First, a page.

Most German academics dismissed idealism shortly after Hegel’s death, if not before, though many of them appropriated his dialectical formulae into their own systems. Though initially well-received in America (e.g., by Emerson, W.T. Harris, Royce and even Dewey, a contemporary of Whitehead), American realism and pragmatism where often defined in opposition to idealism. After WW I, on both sides of the Atlantic, Hegelianism was on the decline; by the time that Whitehead arrived at Harvard, in 1924, Hegelians were few and far between. Despite its poor Anglo-American reception, Hegel continues to exercise significant influence not only on the metaphysical thought in Continental philosophy but also—through Marx—on the intellectual and cultural situation globally. If it is accurate to say that “one is denied a full appreciation of modern European intellectual and cultural life, as well as denied an adequate grasp of contemporary political and ideological conflict, in the absence of a critical appreciation of the Hegelian synthesis,” what are we to say of Whitehead’s denial of any direct acquaintance with Hegel’s thought?

Though it lost the unity of its tidal stream, the Hegelian system—not unlike the nature-poetry of the romantic revival to which it contributed—”dispersed itself into many estuaries as it coalesced with other human interests” (SMW 95). It is difficult to believe that Whitehead, both before his speculative turn or afterwards, was wholly unacquainted with Hegel’s thought. Prior to Whitehead’s so-called speculative turn, which coincided with his arrive at Harvard, Hegel and Whitehead may have symbolized a deep division in philosophy between logical empiricism and speculative philosophy; but the distinction is blurred by the time Whitehead wrote Process and Reality. Though some view Whitehead’s speculative thought as an anomaly, Whitehead saw continuity: Not unlike Hegel, a hundred years earlier, Whitehead wanted to work through the logical, conceptual, and finally the metaphysical foundations of the sciences in the twentieth century. Even after the speculative turn, though, when his thought is closest to Hegel’s, Whitehead’s scheme is classified as a critical realism and thus once again distinguished—perhaps wrongly—from absolute idealism.

Whitehead acknowledges that his own philosophy of organism is a recurrence to pre-Kantian modes of thought. Like Hegel’s Jenaer Zeit Identitätsphilosophie, Whitehead’s philosophy of organism is closely allied not only to Spinoza’s scheme of thought (PR 7) but also neglected aspects of Aristotle’s thought. So there certainly is a shared philosophical heritage, one that predates Hegel speculative philosophy. It would be strange if the systems of Hegel and Whitehead, who share a similar vision of what speculative “scheme of thought” consists in, did not converge—through the logic of shared alliances—in their basic metaphysical if not also their process-oriented phenomenological matrices for explaining actual entities and the becoming of being. But to the extent that advances in sciences in general and mathematics in particular can provide an answer—or even model—for solving speculative philosophical or metaphysical problems, it would be unexpected to find that Whitehead’s cosmology does not diverge significantly from Hegel’s speculative scheme of thought. With an eye toward Whitehead’s treatment of the nineteenth century, Hegel should be classified as a synthesis of German Romanticism and critical Rationalism. But this characterization should be qualified: like Whitehead, Hegel placed importance on the intuition of nature expressed in romanticism and metaphysical poets. Both Hegel and Whitehead appreciated the nature-poetry of romanticism as “a protest on behalf of the organic view of nature, and also against the exclusion of value from the essence of matter of fact” (SMW 94).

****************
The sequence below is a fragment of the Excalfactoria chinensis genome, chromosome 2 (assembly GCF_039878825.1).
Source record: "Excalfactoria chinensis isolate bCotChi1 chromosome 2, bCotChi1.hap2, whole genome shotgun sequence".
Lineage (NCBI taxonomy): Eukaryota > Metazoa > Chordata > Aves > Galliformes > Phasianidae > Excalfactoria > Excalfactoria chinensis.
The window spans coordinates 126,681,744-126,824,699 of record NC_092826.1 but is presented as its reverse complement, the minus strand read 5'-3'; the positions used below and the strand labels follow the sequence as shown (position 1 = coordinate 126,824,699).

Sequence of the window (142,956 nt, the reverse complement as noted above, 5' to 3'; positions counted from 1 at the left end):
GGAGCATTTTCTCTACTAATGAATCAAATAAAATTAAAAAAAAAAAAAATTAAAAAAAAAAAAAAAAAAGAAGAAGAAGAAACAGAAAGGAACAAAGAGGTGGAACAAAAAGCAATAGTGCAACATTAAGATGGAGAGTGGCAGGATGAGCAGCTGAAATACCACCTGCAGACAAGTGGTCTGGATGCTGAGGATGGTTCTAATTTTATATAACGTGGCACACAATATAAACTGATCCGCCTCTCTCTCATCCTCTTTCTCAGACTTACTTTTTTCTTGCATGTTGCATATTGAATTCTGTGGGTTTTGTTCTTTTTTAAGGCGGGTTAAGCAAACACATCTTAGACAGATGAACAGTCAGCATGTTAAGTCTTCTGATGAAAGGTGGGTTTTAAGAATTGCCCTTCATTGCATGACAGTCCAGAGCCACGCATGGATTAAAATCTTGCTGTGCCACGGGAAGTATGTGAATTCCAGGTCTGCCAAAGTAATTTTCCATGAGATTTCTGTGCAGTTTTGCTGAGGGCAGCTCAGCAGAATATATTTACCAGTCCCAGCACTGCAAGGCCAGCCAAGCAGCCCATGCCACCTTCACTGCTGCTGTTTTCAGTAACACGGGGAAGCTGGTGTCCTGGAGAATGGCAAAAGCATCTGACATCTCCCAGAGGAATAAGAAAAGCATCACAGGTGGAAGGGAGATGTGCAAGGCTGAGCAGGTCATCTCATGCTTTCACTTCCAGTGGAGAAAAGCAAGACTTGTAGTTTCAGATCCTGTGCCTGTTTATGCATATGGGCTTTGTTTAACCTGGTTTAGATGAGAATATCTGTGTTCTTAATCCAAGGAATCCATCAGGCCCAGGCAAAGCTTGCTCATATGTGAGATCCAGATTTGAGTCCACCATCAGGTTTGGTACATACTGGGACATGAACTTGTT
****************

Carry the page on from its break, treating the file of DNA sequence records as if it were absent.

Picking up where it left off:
3. Hegelian Categories Relevant to Whiteheadian Scholarship

Though it is true that the parallels between two epochs “must not be pressed too far” (SMW 34), there are significant points of convergence between the metaphysical systems developed by Hegel and Whitehead. For both philosophers, speculative metaphysics consisted in the search for the secret key to the interconnecting patterns of general abstract conditions applicable to the complex relationships among the entities of any one concrete occasion. Beyond the question of direct or indirect influence, much has been written about what appear to be similarities in aim, scope, basic scheme or metaphysical matrix, and to a certain degree also the philosophical methods for formulating a speculative cosmology. Perhaps these are merely coincidental if not anachronistic parallels, a resonance not much different from what Whitehead shares with other key figures in Western metaphysics. Whitehead is renowned as a mathematician; Hegel was not. But Whitehead believed that philosophy had been misled by the example of mathematics and the deductive method. The proper method of philosophy, or the method of discovery, as Whitehead describes it in Process and Reality, consists in descriptive generalization—namely, “the utilization of specific notions, applied to a restricted group of facts, for the divination of the generic notions which apply to all facts.” If this is true, we may well underestimate the considerable success achieved by Hegel in “providing generic notions which add lucidity to our apprehension of the facts of experience.”